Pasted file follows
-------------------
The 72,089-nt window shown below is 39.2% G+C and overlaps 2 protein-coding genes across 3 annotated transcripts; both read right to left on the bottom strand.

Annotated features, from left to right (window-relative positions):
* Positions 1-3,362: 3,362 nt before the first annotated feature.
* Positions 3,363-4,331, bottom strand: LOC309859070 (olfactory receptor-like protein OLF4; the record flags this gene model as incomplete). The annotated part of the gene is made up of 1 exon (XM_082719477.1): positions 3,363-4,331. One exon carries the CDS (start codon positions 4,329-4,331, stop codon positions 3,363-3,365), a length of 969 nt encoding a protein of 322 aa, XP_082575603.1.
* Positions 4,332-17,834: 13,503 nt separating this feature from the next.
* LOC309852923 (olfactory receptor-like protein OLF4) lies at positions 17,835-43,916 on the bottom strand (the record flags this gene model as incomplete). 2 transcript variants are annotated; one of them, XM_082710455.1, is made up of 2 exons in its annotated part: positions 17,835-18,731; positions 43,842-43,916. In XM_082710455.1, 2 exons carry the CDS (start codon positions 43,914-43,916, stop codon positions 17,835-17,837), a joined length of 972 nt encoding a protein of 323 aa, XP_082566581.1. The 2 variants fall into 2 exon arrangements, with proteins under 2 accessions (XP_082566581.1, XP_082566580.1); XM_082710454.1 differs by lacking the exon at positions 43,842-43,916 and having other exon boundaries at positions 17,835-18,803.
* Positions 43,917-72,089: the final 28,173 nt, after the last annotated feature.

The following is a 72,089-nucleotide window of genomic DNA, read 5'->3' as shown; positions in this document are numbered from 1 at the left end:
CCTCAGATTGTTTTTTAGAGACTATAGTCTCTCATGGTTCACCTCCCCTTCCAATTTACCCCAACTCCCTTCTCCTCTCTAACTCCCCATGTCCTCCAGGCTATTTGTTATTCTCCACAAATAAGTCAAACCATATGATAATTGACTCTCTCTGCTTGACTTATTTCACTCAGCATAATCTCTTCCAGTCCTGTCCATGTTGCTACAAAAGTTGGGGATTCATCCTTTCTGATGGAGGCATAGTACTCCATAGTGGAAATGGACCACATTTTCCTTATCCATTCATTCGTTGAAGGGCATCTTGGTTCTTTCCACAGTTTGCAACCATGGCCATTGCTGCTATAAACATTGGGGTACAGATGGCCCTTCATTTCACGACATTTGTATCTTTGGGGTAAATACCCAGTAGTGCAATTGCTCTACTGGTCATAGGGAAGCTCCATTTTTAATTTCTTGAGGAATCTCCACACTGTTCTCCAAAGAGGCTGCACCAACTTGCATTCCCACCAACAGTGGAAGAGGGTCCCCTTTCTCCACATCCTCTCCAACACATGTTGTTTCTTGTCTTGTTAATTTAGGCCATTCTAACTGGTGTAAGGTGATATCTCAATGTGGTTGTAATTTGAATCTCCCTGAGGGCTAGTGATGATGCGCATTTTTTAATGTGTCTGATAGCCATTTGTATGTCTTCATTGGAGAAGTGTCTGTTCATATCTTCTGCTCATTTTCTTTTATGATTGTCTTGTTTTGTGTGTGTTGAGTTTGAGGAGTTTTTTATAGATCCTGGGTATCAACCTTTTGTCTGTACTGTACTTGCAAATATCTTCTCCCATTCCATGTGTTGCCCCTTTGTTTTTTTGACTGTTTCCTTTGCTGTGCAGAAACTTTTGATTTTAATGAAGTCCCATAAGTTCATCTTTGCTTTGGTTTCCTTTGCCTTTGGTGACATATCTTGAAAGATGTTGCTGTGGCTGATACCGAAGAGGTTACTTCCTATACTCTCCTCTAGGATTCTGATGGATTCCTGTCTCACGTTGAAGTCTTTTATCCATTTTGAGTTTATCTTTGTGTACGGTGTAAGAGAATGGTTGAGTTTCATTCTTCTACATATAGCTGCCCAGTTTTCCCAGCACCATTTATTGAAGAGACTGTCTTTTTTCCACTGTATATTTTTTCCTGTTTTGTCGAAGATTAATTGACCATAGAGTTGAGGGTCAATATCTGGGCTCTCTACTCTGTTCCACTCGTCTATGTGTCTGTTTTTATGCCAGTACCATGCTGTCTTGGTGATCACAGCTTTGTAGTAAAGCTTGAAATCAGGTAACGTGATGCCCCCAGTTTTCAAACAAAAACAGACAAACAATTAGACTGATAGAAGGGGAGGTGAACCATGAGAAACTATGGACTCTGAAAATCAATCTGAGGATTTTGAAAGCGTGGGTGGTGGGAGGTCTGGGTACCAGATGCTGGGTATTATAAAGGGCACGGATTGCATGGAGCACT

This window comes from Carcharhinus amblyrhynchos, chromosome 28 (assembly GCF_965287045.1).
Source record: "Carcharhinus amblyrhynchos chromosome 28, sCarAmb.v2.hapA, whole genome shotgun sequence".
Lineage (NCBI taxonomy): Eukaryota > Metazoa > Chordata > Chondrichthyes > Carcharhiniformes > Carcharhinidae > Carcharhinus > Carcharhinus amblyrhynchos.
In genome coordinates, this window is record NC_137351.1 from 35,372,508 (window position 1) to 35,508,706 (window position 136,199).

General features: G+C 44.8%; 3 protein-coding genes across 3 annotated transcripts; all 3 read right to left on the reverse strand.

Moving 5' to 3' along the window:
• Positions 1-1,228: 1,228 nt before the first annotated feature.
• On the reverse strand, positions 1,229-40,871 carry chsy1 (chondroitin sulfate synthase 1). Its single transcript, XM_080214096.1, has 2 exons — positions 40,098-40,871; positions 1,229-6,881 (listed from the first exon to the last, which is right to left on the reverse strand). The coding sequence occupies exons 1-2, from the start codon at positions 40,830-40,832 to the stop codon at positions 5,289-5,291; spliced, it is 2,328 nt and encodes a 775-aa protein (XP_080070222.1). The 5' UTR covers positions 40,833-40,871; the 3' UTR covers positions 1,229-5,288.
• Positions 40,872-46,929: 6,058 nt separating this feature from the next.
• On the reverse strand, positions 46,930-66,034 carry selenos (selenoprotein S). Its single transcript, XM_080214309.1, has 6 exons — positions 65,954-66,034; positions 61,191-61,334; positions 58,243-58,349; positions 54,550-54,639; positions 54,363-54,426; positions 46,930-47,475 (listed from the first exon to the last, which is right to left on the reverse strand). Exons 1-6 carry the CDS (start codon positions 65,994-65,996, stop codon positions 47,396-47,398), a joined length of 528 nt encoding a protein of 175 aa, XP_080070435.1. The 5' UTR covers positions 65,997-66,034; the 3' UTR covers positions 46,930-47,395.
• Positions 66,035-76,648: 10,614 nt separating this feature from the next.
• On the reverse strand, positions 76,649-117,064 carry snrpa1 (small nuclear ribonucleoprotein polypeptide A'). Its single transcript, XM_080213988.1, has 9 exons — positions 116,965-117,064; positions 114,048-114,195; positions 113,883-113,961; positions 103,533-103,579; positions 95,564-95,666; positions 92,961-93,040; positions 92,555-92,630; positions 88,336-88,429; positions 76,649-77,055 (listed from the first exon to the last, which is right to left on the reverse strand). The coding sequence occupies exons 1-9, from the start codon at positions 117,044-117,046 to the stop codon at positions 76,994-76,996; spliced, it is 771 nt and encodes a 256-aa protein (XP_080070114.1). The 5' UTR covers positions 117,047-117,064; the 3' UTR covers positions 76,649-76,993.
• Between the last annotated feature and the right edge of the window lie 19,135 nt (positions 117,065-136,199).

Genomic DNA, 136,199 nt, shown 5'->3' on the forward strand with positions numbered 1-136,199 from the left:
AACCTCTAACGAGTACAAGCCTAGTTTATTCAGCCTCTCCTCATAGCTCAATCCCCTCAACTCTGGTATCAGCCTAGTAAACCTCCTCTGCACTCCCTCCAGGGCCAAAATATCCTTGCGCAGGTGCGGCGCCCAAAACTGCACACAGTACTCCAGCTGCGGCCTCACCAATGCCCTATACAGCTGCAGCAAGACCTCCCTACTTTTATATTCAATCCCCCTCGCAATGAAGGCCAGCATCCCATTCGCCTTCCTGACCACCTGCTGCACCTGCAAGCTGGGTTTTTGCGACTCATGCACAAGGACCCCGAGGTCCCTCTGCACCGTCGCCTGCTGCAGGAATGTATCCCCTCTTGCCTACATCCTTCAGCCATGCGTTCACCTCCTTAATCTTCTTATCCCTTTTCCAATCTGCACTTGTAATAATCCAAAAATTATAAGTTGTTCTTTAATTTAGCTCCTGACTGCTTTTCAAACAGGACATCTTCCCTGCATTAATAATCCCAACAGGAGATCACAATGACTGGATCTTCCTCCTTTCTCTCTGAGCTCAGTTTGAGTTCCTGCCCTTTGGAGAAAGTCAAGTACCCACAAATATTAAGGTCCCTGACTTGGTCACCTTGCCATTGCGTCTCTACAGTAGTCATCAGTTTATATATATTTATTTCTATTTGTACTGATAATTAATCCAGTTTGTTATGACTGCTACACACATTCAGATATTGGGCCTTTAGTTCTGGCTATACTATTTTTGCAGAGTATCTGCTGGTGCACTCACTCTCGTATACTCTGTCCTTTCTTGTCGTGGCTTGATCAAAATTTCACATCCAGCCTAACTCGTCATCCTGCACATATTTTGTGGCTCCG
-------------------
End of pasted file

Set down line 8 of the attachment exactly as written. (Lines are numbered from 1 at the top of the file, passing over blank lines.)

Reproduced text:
The following is a 72,089-nucleotide window of genomic DNA, read 5'->3' as shown; positions in this document are numbered from 1 at the left end: